A Guide to Mzoli’s in Gugulethu, Cape Townairport_transferbarbathtubbusiness_facilitieschild_activitieschildcareconnecting_roomcribsfree_wifigymhot_tubinternetkitchennon_smokingpetpoolresturantski_in_outski_shuttleski_storagesmoking_areaspastar

A Guide to Mzoli’s in Gugulethu, Cape Town

Braaing sausages is Mzoli's speciality
Braaing sausages is Mzoli's speciality | © The Digital Marketing Collaboration / Unsplash
A meat-lover’s trip to Cape Town wouldn’t be complete without a stop at Mzoli’s. Here’s how to make the best of it.

If you’re looking for the best hangout spot on a Sunday afternoon in Cape Town, it’s likely you’ll be given recommendations for the popular Gugulethu restaurant, Mzoli’s. It’s earned accolades for its meat, ambience, and location. Not without its controversies and need for preplanning, it is without doubt a Cape Town institution.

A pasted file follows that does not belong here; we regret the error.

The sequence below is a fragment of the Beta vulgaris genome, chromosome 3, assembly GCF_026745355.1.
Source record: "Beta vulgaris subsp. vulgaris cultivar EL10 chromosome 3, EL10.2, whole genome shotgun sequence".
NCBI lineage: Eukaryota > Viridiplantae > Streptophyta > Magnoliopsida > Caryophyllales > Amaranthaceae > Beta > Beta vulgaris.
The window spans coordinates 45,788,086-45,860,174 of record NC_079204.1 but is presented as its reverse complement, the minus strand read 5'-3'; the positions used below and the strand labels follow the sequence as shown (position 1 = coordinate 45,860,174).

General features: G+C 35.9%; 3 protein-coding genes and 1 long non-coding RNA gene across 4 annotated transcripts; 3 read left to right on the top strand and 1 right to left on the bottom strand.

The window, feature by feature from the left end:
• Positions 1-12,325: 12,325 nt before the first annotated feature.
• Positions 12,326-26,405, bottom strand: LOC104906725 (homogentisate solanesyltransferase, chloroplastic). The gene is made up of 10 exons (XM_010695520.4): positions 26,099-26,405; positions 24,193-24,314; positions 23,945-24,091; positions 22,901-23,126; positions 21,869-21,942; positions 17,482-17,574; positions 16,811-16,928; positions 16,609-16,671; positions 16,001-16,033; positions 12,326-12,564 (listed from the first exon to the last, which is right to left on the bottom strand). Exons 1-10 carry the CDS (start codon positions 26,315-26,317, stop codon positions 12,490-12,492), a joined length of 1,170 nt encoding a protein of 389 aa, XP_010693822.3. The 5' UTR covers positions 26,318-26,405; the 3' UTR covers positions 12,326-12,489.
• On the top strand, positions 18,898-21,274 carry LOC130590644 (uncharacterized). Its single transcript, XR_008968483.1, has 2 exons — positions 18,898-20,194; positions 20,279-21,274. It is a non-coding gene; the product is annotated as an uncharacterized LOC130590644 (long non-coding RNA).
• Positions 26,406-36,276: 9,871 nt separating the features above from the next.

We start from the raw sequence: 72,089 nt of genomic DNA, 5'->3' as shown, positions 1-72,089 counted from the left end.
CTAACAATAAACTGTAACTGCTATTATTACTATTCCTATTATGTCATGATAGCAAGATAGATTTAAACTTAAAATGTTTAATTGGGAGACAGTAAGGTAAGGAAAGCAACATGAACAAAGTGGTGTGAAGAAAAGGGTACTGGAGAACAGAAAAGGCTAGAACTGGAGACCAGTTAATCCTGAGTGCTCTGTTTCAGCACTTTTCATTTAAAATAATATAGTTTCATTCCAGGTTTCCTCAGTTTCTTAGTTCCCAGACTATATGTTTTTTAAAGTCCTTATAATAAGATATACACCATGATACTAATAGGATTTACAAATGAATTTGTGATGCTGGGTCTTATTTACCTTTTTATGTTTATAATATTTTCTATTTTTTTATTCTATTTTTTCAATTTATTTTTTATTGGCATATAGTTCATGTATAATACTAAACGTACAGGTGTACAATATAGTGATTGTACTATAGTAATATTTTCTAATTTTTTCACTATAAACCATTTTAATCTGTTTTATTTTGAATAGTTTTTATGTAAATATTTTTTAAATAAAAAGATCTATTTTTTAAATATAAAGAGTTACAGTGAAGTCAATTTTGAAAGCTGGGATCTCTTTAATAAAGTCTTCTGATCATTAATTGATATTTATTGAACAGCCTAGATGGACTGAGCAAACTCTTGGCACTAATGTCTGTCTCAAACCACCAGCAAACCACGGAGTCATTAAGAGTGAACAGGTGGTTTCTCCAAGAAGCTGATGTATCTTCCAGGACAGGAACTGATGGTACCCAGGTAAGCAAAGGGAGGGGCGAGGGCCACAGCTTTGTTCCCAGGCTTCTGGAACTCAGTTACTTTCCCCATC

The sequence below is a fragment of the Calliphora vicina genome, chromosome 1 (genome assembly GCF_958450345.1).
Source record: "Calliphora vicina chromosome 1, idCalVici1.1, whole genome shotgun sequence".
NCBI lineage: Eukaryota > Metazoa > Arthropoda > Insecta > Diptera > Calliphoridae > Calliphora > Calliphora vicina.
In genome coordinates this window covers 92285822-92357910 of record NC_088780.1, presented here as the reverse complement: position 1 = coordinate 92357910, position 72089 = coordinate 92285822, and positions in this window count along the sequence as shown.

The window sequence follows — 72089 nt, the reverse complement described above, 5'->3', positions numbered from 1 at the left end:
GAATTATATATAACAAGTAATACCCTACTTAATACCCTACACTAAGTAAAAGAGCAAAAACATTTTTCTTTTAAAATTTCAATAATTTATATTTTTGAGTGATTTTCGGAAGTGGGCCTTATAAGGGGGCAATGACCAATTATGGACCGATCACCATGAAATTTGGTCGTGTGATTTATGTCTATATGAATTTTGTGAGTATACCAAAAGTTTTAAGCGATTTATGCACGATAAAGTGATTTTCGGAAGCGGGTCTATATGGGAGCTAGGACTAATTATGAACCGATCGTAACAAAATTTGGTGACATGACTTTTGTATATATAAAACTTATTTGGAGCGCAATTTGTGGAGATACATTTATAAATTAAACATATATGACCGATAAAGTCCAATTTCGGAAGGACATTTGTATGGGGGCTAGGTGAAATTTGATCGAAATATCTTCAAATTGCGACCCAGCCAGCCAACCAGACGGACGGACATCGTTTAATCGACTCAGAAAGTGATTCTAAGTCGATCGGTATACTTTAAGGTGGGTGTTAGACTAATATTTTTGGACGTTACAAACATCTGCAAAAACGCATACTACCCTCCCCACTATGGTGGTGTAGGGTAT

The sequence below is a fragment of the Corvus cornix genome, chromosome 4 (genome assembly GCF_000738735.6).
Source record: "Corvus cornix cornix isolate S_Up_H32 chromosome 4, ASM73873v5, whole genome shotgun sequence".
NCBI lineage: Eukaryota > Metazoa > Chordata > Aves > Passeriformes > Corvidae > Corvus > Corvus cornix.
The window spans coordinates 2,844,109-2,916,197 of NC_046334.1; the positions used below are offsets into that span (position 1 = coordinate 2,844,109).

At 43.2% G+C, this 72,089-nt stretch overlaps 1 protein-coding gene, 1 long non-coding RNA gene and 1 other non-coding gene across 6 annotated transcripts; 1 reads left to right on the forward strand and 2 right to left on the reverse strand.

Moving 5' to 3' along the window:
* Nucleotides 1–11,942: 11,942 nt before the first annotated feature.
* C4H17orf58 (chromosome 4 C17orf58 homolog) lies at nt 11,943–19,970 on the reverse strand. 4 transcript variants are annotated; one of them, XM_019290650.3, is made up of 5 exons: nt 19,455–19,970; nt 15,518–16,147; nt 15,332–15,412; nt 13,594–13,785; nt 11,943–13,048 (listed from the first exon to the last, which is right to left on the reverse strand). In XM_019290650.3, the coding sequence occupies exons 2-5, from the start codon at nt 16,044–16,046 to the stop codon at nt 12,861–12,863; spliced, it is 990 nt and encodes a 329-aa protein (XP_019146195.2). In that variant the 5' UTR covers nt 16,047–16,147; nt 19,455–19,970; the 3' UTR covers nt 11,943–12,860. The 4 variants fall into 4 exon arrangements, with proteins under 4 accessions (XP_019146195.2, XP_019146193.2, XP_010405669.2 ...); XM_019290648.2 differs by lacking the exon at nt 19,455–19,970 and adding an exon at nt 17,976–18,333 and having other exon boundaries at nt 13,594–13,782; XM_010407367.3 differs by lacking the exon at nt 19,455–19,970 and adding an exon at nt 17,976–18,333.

Praise for Mzoli’s from famous visitors

Mzoli’s has received near-universal acclaim from those who visit. The butchery / restaurant / backyard hangout has been a popular destination in the city since Mzoli Ngcawuzele started selling meat from his garage back in 2003.

Over the years many famous faces have appeared at Mzoli’s – from local musicians and celebrities through to chef Jamie Oliver. Many who’ve been there sing its praises; it’s one of the few places in the township that both Gugulethu residents and tourists frequent, and leave equally enthusiastic.

Mzoli’s is a melting pot of fascinating people, wide-eyed tourists, and regular Capetonians, and is a largely inclusive space – although it’s a long way from being a perfect insight into ‘township life’, as many outsiders attempt to cast it.